Friday, May 25, 2018

Blending tradition with creativity

Part of the performances at the Haba na Haba

Part of the performances at the Haba na Haba dance festival. PHOTO | FILE 

By Salome Gregory

Dar es Salaam. Traditional and contemporary dances in Tanzania have for a long time lacked a platform to showcase the wealth that the country has in this genre in an industry that employs hundreds of thousands.

Most have settled for what everybody has to offer with very little time and creativity attached the choreograpgic elements which are key to any such performances.

In 2010 after Isaack Abeneko returned from Senegal, he and his former band members at Lumumba Theatre started free workshops on the subjects, it was at thses discussions that the value, goals and training of African contemporary dance, and methods came up.

Contemporary dance is a genre of dance performance that developed during the mid 20th century and has since grown to become one of the dominant genres for formally trained dancers throughout the world, with particularly strong popularity in the US and Europe.

It was through the influences that he had gathered in Senegal that convinced Isaack Abeneko to start a traditional and contemporary dance festival in Tanzania which he aptly named Haba na Haba.

Abeneko is a contemporary live performer, actor, dancer, guitarist and choreographer.

His music is delivered from various Tanzanian traditional dances, melodies and rhythms, blended with contemporary dance music to illuminate and inspire the next generation.

Speaking to The Beat, Haba na Haba as the artstic director Abeneko says, soon after he came from Dakar he shared what he had learnt there with Lumumba Theatre group. “With Lumumba Theatre Group we started with street presentations where by different people were trained on traditional and contemporary dance until when we found it ideal to start Haba na Haba festival in 2017,” says Abeneko.

He says, the main objective of coming up with the Haba na Haba festival was to provide contemporary dance performances in both indoor and outdoor spaces, reaching new audiences in the local community, and increase the value of contemporary dance as well as providing professional training to local dancers.

The festival which takes place indoors brings together great traditional and contemporary dance performances from a number of different groups from local and international artists and dance groups.

He says, Haba na Haba is a free event which gives a two weeks intensive dance workshop for beginers and advanced before workshop days and later followed up by two days of performances.

Commenting on the festival line up the Haba na Haba managing director Shabani Mugado says, the dance performances preceded by a line up of visual art activities including Children’s Art Classes.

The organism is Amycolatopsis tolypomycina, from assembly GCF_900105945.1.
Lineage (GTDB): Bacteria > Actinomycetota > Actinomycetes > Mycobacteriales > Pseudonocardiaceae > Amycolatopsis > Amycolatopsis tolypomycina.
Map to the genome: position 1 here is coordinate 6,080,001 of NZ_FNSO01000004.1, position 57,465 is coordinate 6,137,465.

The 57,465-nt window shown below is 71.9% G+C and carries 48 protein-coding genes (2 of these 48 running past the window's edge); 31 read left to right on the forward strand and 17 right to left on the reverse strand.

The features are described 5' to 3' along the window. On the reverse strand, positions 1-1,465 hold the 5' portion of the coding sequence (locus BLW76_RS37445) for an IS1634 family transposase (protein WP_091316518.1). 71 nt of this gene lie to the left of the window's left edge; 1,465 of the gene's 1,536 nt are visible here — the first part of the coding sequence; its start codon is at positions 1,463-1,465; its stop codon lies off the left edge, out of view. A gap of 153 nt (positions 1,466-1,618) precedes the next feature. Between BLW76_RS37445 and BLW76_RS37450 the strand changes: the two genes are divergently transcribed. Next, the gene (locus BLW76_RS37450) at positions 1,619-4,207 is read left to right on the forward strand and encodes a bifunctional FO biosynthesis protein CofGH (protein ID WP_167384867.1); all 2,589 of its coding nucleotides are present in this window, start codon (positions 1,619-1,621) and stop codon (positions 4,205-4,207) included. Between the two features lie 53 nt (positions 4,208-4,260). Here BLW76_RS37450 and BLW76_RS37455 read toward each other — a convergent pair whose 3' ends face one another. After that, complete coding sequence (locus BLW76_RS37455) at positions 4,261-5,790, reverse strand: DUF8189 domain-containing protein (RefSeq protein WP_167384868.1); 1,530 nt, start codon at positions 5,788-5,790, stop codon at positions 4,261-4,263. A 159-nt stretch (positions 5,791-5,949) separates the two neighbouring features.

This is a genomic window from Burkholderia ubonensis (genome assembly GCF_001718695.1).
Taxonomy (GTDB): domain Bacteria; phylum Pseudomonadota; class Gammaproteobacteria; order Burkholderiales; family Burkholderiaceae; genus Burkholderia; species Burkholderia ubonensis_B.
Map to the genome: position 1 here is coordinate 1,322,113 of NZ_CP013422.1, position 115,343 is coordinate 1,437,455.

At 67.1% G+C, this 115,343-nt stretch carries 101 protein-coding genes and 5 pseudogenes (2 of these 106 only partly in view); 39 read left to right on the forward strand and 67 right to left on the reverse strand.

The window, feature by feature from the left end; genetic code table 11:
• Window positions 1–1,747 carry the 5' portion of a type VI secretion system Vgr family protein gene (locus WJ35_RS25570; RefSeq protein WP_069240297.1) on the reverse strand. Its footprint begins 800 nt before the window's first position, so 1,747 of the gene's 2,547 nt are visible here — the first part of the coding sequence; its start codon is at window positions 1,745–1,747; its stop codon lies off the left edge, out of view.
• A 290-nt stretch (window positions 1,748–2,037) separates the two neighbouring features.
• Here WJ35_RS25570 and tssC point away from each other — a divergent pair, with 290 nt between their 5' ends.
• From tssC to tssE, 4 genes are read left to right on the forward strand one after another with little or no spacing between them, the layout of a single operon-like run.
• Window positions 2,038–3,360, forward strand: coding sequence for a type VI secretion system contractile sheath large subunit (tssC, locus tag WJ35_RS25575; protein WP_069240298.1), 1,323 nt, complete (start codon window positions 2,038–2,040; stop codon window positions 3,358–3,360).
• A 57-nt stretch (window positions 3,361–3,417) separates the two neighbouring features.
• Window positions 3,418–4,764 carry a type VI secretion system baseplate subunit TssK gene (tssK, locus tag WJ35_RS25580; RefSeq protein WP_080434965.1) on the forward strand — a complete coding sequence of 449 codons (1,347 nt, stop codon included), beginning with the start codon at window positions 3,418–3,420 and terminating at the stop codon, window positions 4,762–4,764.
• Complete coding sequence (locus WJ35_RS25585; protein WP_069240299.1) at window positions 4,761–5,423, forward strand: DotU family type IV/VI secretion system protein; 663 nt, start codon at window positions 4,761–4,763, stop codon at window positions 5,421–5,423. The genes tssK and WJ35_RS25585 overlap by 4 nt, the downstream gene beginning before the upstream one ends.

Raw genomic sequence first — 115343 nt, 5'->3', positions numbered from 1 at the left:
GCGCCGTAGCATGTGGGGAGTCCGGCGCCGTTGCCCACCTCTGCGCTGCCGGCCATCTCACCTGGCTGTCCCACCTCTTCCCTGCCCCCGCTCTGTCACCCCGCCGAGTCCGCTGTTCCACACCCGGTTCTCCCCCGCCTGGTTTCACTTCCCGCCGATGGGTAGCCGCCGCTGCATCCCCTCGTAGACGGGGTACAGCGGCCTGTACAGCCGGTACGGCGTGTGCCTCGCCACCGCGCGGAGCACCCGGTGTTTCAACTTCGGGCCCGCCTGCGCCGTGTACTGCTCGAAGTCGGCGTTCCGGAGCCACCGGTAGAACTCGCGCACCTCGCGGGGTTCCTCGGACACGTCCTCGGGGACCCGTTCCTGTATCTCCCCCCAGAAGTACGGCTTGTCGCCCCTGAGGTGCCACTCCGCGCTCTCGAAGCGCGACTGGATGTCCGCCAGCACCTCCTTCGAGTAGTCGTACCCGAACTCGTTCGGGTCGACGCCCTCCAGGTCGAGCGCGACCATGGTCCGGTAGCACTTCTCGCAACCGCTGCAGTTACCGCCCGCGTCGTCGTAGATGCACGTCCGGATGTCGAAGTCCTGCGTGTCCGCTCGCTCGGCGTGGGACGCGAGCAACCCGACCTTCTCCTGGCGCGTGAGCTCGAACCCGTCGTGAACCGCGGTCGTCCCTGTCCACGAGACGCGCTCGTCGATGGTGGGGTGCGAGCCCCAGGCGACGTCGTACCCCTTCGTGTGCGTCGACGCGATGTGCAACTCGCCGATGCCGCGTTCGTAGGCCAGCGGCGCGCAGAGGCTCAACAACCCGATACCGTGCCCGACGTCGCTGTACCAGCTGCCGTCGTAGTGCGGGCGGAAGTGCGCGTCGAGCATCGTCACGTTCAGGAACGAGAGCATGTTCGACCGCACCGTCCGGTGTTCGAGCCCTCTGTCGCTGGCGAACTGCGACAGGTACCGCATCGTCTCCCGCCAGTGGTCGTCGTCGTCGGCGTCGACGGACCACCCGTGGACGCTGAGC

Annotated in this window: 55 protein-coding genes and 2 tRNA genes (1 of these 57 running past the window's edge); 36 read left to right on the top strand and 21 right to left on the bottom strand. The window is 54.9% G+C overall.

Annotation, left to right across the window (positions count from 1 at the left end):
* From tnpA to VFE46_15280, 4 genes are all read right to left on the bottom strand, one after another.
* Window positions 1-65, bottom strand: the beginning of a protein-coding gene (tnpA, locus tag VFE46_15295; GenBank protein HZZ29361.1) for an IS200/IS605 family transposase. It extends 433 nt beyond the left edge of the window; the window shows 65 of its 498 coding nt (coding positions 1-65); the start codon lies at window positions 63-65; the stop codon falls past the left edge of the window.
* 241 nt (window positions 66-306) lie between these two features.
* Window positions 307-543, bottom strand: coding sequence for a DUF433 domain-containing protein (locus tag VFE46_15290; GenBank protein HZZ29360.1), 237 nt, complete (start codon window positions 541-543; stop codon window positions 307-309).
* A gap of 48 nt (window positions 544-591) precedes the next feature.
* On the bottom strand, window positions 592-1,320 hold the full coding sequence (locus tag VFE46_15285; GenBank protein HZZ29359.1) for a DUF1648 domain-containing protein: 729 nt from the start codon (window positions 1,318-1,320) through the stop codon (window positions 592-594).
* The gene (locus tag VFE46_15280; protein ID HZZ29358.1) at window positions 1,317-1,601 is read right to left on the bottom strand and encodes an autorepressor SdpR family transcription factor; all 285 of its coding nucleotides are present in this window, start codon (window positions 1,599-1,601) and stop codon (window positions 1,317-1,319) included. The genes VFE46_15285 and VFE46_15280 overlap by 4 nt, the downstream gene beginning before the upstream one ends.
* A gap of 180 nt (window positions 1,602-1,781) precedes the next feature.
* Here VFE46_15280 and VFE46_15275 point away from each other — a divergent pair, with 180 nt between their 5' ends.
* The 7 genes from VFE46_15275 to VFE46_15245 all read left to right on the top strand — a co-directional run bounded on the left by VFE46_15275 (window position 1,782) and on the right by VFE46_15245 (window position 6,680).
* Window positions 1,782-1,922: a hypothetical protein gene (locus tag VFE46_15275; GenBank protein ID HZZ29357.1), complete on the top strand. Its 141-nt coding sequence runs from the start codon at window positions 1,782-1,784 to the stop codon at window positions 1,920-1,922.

The line-up included ChapChap Nature Body Painting, A Public Art Workshop which used the body as a canvas to create beautiful works of art inspired by nature, and the highlight of the night, Mama and Home Exhibition which was opened by Resident artist Walter Simbo Urasa.

He says a total of 13 groups performed at the festival. The grouops were 21st century, Chemli shine dance (Tanzania), Face Off by Ibuka dance foundation (Tanzania), You are welcome to stand at my place (Rwanda/Tanzania), White Wolf by DDI (Tanzania), Nyarero cultural group (Rwanda/Tanzania), Msimamo dance group (Tanzania), Mwili katika nyakati za mwisho by Yolanda Gutiérrez, The fabric of the universe by Benedetta Reuter (Germany/Italy), My white painting by Aloyce Makonde(Tanzania), Inside out by Samuel Ekeh (Lagos) and Shout by Nantea dance company.

On the first night six groups presented including Chemli, Face off and Nyarero cultural group rocked the indoors stage.

Chemli brought a story about how many people around the world have no idea what opportunities are around them and how they should be grateful and closer to them when they reach at their work place.

Shine dance Tz brought legendary story with traditional dance and songs from Tanzanian tribes with contemporary dance and bright light called Chemli (Chalwyn lamp).

Face off looked into the different faces we pick just so us to fit into society. We are required to talk, dress and behave in certain ways without which we become outcasts.

These labels according to them become part of our many identities and without them we tend not to function properly.

Face off brought a story of how often we find ourselves assuming different characters in our daily lives in order to be able to fit in society.

We are shaped and programmed so we find ourselves wearing one face to ourselves and another to the public but eventually we give into what might be the truth.

Haidary Chumambili is a group leader of Shine dance Tanzania. Commenting on the festival he says, he is happy that soon after their performance he got an opportunity of exchanging mobile numbers with different people in the musici indusrty.

“It was a very good opportunity for me and the group to show our work to the audience. However I would call upon organizers to add more of traditional groups and bring a balance between contemporary dance and traditional groups,” says Chumambili.

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